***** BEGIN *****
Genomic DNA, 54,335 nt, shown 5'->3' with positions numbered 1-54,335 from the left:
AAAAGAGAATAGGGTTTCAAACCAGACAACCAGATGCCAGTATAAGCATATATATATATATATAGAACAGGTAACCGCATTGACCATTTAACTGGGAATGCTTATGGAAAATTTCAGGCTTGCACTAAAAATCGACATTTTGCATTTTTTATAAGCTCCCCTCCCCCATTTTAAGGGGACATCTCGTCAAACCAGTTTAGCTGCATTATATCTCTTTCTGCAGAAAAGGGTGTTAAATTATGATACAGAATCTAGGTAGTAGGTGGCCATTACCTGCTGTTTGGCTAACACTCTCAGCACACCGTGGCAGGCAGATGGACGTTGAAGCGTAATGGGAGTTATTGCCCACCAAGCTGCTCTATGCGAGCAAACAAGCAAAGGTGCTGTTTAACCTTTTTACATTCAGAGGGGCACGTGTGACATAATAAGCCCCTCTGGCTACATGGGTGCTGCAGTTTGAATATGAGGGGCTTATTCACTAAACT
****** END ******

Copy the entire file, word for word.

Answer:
Genomic DNA, 54,335 nt, shown 5'->3' with positions numbered 1-54,335 from the left:
AAAAGAGAATAGGGTTTCAAACCAGACAACCAGATGCCAGTATAAGCATATATATATATATATAGAACAGGTAACCGCATTGACCATTTAACTGGGAATGCTTATGGAAAATTTCAGGCTTGCACTAAAAATCGACATTTTGCATTTTTTATAAGCTCCCCTCCCCCATTTTAAGGGGACATCTCGTCAAACCAGTTTAGCTGCATTATATCTCTTTCTGCAGAAAAGGGTGTTAAATTATGATACAGAATCTAGGTAGTAGGTGGCCATTACCTGCTGTTTGGCTAACACTCTCAGCACACCGTGGCAGGCAGATGGACGTTGAAGCGTAATGGGAGTTATTGCCCACCAAGCTGCTCTATGCGAGCAAACAAGCAAAGGTGCTGTTTAACCTTTTTACATTCAGAGGGGCACGTGTGACATAATAAGCCCCTCTGGCTACATGGGTGCTGCAGTTTGAATATGAGGGGCTTATTCACTAAACT